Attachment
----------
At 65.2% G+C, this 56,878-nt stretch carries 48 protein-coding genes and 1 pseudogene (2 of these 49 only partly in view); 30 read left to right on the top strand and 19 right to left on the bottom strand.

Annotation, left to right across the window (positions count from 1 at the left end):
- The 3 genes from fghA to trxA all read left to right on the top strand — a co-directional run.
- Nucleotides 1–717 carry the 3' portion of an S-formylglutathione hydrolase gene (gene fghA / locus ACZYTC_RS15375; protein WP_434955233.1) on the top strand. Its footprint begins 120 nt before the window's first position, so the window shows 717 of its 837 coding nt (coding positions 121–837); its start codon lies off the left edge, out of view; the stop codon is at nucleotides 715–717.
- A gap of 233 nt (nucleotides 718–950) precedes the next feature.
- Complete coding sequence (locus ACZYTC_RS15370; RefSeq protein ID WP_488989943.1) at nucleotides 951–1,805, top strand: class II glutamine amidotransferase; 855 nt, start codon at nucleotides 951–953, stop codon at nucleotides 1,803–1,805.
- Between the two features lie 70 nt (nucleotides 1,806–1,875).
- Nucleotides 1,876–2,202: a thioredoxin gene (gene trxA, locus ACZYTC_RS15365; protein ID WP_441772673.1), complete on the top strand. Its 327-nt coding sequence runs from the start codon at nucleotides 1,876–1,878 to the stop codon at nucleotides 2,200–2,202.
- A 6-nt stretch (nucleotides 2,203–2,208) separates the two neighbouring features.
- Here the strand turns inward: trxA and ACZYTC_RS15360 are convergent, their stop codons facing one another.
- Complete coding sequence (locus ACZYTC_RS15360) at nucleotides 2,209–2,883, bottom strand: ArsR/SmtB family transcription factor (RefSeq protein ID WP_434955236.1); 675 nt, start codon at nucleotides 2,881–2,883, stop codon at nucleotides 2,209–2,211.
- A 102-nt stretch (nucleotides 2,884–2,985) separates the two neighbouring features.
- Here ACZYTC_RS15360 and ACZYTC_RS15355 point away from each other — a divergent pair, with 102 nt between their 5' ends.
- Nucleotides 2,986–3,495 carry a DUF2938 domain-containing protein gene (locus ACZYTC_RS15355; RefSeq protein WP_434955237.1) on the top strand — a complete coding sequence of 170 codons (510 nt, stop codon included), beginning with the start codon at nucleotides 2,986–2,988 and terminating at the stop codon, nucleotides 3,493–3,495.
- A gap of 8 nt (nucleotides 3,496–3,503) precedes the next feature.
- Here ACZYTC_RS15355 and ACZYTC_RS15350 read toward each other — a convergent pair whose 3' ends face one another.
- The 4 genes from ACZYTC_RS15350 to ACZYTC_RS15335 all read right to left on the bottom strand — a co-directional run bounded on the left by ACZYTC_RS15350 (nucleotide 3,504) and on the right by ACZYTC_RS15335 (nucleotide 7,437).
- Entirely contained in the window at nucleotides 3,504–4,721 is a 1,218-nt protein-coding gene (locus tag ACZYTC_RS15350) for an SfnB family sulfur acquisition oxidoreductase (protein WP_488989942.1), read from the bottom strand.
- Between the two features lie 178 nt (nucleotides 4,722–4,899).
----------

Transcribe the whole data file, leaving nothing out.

At 65.2% G+C, this 56,878-nt stretch carries 48 protein-coding genes and 1 pseudogene (2 of these 49 only partly in view); 30 read left to right on the top strand and 19 right to left on the bottom strand.

Annotation, left to right across the window (positions count from 1 at the left end):
- The 3 genes from fghA to trxA all read left to right on the top strand — a co-directional run.
- Nucleotides 1–717 carry the 3' portion of an S-formylglutathione hydrolase gene (gene fghA / locus ACZYTC_RS15375; protein WP_434955233.1) on the top strand. Its footprint begins 120 nt before the window's first position, so the window shows 717 of its 837 coding nt (coding positions 121–837); its start codon lies off the left edge, out of view; the stop codon is at nucleotides 715–717.
- A gap of 233 nt (nucleotides 718–950) precedes the next feature.
- Complete coding sequence (locus ACZYTC_RS15370; RefSeq protein ID WP_488989943.1) at nucleotides 951–1,805, top strand: class II glutamine amidotransferase; 855 nt, start codon at nucleotides 951–953, stop codon at nucleotides 1,803–1,805.
- Between the two features lie 70 nt (nucleotides 1,806–1,875).
- Nucleotides 1,876–2,202: a thioredoxin gene (gene trxA, locus ACZYTC_RS15365; protein ID WP_441772673.1), complete on the top strand. Its 327-nt coding sequence runs from the start codon at nucleotides 1,876–1,878 to the stop codon at nucleotides 2,200–2,202.
- A 6-nt stretch (nucleotides 2,203–2,208) separates the two neighbouring features.
- Here the strand turns inward: trxA and ACZYTC_RS15360 are convergent, their stop codons facing one another.
- Complete coding sequence (locus ACZYTC_RS15360) at nucleotides 2,209–2,883, bottom strand: ArsR/SmtB family transcription factor (RefSeq protein ID WP_434955236.1); 675 nt, start codon at nucleotides 2,881–2,883, stop codon at nucleotides 2,209–2,211.
- A 102-nt stretch (nucleotides 2,884–2,985) separates the two neighbouring features.
- Here ACZYTC_RS15360 and ACZYTC_RS15355 point away from each other — a divergent pair, with 102 nt between their 5' ends.
- Nucleotides 2,986–3,495 carry a DUF2938 domain-containing protein gene (locus ACZYTC_RS15355; RefSeq protein WP_434955237.1) on the top strand — a complete coding sequence of 170 codons (510 nt, stop codon included), beginning with the start codon at nucleotides 2,986–2,988 and terminating at the stop codon, nucleotides 3,493–3,495.
- A gap of 8 nt (nucleotides 3,496–3,503) precedes the next feature.
- Here ACZYTC_RS15355 and ACZYTC_RS15350 read toward each other — a convergent pair whose 3' ends face one another.
- The 4 genes from ACZYTC_RS15350 to ACZYTC_RS15335 all read right to left on the bottom strand — a co-directional run bounded on the left by ACZYTC_RS15350 (nucleotide 3,504) and on the right by ACZYTC_RS15335 (nucleotide 7,437).
- Entirely contained in the window at nucleotides 3,504–4,721 is a 1,218-nt protein-coding gene (locus tag ACZYTC_RS15350) for an SfnB family sulfur acquisition oxidoreductase (protein WP_488989942.1), read from the bottom strand.
- Between the two features lie 178 nt (nucleotides 4,722–4,899).